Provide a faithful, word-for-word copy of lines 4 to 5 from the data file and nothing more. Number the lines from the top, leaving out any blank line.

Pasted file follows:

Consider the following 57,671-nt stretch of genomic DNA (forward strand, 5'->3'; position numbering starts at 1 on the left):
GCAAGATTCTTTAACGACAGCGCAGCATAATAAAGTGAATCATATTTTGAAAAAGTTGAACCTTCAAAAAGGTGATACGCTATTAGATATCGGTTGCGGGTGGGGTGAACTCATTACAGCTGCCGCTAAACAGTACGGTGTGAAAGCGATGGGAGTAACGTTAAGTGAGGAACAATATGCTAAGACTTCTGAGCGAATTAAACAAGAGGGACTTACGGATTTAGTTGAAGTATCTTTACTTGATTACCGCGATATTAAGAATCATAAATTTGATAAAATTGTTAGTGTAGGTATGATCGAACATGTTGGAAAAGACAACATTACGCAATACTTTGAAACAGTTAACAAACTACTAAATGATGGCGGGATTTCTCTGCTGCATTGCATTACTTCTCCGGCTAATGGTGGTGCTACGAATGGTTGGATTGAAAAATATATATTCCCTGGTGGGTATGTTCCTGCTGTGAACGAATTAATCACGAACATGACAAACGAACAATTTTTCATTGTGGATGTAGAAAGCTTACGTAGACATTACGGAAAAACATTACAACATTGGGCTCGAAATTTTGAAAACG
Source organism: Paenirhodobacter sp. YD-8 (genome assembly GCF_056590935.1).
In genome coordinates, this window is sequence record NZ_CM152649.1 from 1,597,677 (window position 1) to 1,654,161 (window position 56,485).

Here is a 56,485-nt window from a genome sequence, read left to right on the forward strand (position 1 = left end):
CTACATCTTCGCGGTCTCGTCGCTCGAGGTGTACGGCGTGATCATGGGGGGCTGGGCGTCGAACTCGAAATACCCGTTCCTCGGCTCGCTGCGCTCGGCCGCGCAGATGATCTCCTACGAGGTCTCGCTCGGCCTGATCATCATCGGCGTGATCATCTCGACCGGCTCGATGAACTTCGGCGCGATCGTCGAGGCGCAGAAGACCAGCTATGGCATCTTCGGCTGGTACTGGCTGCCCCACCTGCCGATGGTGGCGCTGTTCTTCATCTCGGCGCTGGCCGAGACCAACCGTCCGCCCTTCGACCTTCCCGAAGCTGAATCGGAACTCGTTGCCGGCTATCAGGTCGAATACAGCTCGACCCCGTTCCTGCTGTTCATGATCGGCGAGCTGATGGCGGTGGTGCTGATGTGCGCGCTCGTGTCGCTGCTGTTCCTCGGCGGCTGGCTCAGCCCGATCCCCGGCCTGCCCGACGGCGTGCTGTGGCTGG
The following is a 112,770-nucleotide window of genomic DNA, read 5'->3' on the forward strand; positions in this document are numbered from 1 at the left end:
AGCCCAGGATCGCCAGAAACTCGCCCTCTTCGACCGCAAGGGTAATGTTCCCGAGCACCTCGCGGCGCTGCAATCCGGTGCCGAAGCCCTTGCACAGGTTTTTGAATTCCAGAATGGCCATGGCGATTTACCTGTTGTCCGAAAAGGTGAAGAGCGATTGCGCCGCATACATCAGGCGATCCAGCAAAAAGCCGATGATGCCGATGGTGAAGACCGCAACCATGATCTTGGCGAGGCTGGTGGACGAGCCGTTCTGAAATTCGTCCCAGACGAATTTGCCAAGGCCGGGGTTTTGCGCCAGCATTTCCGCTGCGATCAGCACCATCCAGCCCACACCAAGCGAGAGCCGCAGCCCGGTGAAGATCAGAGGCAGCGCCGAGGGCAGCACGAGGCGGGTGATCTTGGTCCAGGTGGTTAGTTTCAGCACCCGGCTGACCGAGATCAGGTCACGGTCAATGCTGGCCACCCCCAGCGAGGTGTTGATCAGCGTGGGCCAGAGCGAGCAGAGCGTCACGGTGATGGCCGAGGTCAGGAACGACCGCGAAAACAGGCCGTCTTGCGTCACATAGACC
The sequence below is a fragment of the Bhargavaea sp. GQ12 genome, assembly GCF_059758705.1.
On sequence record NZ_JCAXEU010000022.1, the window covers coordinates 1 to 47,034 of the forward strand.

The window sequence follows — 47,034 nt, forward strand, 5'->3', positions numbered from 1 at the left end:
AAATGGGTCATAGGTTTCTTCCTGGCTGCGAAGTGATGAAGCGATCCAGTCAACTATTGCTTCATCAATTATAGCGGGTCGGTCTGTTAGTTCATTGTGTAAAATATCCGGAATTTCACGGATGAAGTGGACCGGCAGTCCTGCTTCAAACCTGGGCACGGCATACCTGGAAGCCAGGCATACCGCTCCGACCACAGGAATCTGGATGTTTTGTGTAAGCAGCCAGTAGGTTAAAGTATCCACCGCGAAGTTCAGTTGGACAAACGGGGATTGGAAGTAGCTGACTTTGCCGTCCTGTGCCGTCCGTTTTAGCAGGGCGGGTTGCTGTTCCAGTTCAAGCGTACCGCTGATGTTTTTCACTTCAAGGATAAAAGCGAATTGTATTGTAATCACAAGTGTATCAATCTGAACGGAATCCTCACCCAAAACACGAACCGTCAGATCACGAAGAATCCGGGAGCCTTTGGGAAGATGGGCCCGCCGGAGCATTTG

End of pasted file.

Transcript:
In genome coordinates, this window is sequence record NZ_CM152649.1 from 1,597,677 (window position 1) to 1,654,161 (window position 56,485).

Here is a 56,485-nt window from a genome sequence, read left to right on the forward strand (position 1 = left end):